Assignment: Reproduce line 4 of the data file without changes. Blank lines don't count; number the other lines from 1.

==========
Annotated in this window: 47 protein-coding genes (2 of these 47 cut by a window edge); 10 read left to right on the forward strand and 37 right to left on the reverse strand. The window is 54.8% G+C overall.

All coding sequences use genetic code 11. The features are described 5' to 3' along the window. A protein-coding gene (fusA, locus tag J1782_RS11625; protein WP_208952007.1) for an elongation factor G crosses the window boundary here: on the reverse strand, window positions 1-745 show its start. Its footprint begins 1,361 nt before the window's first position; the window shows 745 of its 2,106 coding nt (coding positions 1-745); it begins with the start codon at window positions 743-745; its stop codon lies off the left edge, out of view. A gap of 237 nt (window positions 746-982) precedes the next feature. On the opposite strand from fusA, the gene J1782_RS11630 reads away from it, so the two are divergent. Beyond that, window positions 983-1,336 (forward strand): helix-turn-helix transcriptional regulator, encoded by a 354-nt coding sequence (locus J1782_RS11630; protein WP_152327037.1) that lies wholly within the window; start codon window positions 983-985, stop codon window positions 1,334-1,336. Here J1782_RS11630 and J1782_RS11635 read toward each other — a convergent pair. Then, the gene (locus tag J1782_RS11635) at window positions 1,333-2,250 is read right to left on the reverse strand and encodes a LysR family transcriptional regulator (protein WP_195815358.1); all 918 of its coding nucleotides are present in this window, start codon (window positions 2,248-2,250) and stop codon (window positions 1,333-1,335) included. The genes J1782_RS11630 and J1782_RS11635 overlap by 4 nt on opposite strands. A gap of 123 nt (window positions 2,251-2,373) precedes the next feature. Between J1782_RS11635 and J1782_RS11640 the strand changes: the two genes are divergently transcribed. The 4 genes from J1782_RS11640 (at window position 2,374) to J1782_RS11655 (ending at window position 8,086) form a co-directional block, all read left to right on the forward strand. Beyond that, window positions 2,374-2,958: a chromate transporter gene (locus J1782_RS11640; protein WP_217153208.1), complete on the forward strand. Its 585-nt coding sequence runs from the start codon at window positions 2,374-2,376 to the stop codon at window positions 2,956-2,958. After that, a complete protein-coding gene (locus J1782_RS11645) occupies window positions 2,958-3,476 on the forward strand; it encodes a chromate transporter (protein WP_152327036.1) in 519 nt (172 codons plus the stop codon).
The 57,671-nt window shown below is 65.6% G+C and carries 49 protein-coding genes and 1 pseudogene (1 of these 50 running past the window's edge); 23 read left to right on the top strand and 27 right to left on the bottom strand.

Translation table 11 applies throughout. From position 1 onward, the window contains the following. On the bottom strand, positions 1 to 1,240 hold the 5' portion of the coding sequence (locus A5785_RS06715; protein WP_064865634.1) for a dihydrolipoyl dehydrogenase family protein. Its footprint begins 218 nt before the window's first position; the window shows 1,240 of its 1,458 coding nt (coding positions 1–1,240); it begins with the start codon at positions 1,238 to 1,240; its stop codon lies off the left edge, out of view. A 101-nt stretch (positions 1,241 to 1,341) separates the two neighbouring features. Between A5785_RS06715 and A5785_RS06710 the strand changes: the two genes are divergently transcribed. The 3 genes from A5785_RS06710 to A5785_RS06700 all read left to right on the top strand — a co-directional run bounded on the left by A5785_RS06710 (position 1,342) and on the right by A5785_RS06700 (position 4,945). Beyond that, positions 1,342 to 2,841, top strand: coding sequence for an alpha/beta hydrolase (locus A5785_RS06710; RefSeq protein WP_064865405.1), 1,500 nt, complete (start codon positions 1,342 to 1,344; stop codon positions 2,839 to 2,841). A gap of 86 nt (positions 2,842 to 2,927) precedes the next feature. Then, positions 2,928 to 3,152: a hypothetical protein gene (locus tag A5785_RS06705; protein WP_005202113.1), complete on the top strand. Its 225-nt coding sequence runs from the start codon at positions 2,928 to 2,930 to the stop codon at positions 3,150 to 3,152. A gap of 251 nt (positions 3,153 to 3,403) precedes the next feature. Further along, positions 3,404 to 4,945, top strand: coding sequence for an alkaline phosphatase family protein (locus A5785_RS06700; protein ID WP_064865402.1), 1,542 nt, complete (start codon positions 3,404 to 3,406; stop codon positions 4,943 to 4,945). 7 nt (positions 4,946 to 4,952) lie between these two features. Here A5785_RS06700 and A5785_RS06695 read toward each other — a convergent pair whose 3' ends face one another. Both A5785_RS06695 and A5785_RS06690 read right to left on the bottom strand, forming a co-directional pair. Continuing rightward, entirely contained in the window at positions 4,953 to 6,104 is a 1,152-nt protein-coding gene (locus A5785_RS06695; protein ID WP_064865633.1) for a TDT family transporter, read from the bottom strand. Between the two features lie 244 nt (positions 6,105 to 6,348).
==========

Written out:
Translation table 11 applies throughout. From position 1 onward, the window contains the following. On the bottom strand, positions 1 to 1,240 hold the 5' portion of the coding sequence (locus A5785_RS06715; protein WP_064865634.1) for a dihydrolipoyl dehydrogenase family protein. Its footprint begins 218 nt before the window's first position; the window shows 1,240 of its 1,458 coding nt (coding positions 1–1,240); it begins with the start codon at positions 1,238 to 1,240; its stop codon lies off the left edge, out of view. A 101-nt stretch (positions 1,241 to 1,341) separates the two neighbouring features. Between A5785_RS06715 and A5785_RS06710 the strand changes: the two genes are divergently transcribed. The 3 genes from A5785_RS06710 to A5785_RS06700 all read left to right on the top strand — a co-directional run bounded on the left by A5785_RS06710 (position 1,342) and on the right by A5785_RS06700 (position 4,945). Beyond that, positions 1,342 to 2,841, top strand: coding sequence for an alpha/beta hydrolase (locus A5785_RS06710; RefSeq protein WP_064865405.1), 1,500 nt, complete (start codon positions 1,342 to 1,344; stop codon positions 2,839 to 2,841). A gap of 86 nt (positions 2,842 to 2,927) precedes the next feature. Then, positions 2,928 to 3,152: a hypothetical protein gene (locus tag A5785_RS06705; protein WP_005202113.1), complete on the top strand. Its 225-nt coding sequence runs from the start codon at positions 2,928 to 2,930 to the stop codon at positions 3,150 to 3,152. A gap of 251 nt (positions 3,153 to 3,403) precedes the next feature. Further along, positions 3,404 to 4,945, top strand: coding sequence for an alkaline phosphatase family protein (locus A5785_RS06700; protein ID WP_064865402.1), 1,542 nt, complete (start codon positions 3,404 to 3,406; stop codon positions 4,943 to 4,945). 7 nt (positions 4,946 to 4,952) lie between these two features. Here A5785_RS06700 and A5785_RS06695 read toward each other — a convergent pair whose 3' ends face one another. Both A5785_RS06695 and A5785_RS06690 read right to left on the bottom strand, forming a co-directional pair. Continuing rightward, entirely contained in the window at positions 4,953 to 6,104 is a 1,152-nt protein-coding gene (locus A5785_RS06695; protein ID WP_064865633.1) for a TDT family transporter, read from the bottom strand. Between the two features lie 244 nt (positions 6,105 to 6,348).